Sweet, tonight I watched one of the Voodoo Unicycle tutorials (Edinburgh folks can play spot the location). Now, 360 unispins are a bit beyond me right now, but it gave me the idea to try hopping on the spot. Ten minutes later, and I’ve totally nailed it, woot!

I’ve tried hopping before without success, but this time I a) lowered tyre pressures waay down, b) lowered the seat waay down, and c) tried to hop in a four-corners-of-a-square pattern rather than on-the-spot. The last thing is what made all the difference. Trying to hop on the spot was just a dumb idea. The whole point of hopping is to ensure that you land with the wheel under where your centre of gravity is going to be. So, if you tilt a bit to the side, you need to be jumping to the side. By forcing myself to jump around in a square pattern, it made me do a side-to-side pattern which is what led to my breakthrough. Four hops led to ten hops, then thirty, then fifty, then a spectacular crash before I finally managed to do a hundred. I love numerically quantifiable progress. 🙂

I also tried cycling backwards tonight in my corridor (lots of walls to hang onto). Strangely, it doesn’t feel too different to cycling forward. When unicycling your sense of balance is primary and your eyes are kinda secondary. Someday I’m going to have to try it out for real without a wall. Given that I still haven’t nailed idling, I’ll try cycling backwards for a while and see if that helps me grok idling.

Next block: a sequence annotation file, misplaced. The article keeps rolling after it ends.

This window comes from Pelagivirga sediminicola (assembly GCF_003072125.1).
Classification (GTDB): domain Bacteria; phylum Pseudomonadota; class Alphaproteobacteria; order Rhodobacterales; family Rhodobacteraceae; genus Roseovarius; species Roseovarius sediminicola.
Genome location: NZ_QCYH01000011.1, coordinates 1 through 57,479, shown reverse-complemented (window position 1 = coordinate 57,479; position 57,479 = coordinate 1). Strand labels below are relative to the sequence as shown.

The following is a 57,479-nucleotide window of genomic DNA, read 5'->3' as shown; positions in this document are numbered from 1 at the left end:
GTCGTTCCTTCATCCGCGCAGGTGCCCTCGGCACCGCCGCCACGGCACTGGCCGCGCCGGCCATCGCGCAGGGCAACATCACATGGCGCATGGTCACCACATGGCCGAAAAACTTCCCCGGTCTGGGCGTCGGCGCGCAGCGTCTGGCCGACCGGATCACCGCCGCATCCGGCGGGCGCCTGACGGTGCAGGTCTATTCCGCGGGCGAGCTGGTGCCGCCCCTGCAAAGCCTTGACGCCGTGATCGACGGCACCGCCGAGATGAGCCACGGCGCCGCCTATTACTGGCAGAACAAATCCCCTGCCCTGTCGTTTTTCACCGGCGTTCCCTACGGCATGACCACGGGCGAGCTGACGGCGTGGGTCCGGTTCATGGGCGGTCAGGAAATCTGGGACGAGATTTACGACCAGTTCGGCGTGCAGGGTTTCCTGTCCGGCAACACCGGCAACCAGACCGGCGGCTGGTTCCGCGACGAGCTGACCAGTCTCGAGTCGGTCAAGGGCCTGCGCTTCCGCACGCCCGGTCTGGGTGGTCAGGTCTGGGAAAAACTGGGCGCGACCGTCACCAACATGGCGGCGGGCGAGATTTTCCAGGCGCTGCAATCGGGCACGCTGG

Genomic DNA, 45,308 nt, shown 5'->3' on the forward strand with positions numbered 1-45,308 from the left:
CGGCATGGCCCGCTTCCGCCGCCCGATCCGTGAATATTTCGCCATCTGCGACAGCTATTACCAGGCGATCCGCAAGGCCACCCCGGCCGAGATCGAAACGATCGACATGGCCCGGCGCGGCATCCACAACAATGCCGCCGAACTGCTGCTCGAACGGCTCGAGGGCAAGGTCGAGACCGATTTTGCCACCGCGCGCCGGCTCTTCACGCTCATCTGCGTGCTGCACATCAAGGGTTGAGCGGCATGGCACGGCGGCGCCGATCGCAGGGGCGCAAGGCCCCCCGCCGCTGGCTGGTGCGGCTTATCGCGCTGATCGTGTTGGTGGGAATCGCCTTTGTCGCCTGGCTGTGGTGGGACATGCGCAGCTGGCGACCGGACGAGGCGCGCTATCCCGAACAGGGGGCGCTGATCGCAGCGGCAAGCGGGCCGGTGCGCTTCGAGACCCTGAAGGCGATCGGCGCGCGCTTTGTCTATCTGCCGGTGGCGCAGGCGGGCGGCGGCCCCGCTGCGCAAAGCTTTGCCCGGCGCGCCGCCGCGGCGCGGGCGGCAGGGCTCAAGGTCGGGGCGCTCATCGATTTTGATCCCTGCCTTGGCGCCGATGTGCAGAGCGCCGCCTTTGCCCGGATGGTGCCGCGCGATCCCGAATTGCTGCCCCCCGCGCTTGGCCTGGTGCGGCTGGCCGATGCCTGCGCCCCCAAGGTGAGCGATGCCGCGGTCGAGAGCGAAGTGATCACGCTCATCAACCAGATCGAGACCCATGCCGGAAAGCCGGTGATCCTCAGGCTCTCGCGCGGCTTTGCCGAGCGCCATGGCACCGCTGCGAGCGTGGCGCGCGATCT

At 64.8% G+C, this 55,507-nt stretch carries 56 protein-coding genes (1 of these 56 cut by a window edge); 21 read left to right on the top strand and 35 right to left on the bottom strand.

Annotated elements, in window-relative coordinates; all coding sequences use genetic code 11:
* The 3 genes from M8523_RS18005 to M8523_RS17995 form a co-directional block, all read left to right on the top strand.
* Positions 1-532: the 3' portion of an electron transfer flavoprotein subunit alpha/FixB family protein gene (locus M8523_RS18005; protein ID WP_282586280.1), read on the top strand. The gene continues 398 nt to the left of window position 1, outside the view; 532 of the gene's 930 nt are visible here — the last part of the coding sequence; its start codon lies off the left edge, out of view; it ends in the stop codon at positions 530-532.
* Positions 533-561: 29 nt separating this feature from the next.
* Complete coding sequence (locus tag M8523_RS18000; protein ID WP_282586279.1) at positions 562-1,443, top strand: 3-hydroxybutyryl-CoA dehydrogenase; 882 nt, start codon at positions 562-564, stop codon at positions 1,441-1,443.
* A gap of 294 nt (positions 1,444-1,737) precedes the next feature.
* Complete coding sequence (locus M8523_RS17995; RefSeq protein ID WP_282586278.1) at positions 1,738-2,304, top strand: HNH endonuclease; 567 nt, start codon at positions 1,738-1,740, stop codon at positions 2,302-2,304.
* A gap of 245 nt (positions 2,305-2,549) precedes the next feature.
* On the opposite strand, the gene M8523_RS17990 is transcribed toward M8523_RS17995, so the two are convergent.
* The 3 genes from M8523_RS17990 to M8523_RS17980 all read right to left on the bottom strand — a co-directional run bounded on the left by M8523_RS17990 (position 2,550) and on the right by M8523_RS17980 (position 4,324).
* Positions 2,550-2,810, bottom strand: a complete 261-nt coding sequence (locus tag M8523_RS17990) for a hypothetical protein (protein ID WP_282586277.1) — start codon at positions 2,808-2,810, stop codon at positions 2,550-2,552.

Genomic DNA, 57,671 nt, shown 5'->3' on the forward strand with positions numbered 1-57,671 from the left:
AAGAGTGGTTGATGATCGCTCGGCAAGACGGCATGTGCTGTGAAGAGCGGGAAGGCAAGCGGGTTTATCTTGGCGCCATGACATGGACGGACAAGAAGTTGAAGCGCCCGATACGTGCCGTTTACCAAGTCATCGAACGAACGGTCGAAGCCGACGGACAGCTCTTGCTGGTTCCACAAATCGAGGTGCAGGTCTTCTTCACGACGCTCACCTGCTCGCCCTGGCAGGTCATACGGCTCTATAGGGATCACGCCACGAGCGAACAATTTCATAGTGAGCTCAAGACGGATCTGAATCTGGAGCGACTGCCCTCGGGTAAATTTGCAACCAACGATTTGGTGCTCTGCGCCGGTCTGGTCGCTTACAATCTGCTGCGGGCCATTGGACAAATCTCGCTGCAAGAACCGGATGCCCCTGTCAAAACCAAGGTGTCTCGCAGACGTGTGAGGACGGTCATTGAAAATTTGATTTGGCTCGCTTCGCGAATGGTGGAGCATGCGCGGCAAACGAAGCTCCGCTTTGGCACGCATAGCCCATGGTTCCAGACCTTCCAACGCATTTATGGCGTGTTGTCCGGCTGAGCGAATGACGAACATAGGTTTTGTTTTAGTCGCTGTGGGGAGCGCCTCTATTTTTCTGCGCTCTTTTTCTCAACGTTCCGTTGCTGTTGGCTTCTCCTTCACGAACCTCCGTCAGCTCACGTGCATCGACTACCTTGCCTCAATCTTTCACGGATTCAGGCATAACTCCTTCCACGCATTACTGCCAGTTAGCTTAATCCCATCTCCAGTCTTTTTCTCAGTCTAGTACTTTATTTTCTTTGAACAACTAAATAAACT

Oh, and I finally changed the title of this blog to be a bit more accurate. Can’t remember who told me I should do this, but I’ve finally done it!

Going the distance

I was up early today, and went out onto the cycle paths with my unicycle. It was a good morning – I ended up riding for 4.5 miles, including a wee bit of rough woodland path. I’ve figured out a fair bit of direction control, enough to avoid riding over potholes or broken glass, by doing a one-handed breast-stroke kinda thing. I can consciously move from the left side of the path to the right side to go past walkers and dogs, and can get round curves and bends.

My balance is improving. Forward/back is pretty solid .. I only had one UPD (unplanned dismount) and that was when going up a hill. I can feel how the balance point changes when going up and down hills and adjust my position accordingly, but hills are definitely hard. To keep balanced, you need a very smooth pedal stroke. Hills act against that, either by speeding you up or slowing you down. Downhill is particularly weird. It feels like you are pedalling backwards, because you are constantly opposing gravity’s efforts to make the pedals go round fast.

Left/right balance is improving due to my idling practise. I twist and bend at my waist more than I used to, and also change the pressure that I’m putting through each pedal.

I can see why people use larger-wheel unicycles for going distances – the wheel size is your gearing. On my smaller wheel, you can go at maybe 3x walking speed before the pedaling rate gets crazy high.

I rode through a puddle and noticed that the wet track I left weaves left and right noticably. I think that’s why it’s easy to balance once you’ve got some speed up. You’re spending half the time with the wheel left, and half the time with the wheel right of your centre of gravity. If you start to tip to the left, you can briefly slow down your pedalling rate when the wheel is on the appropriate side and that corrects your balance.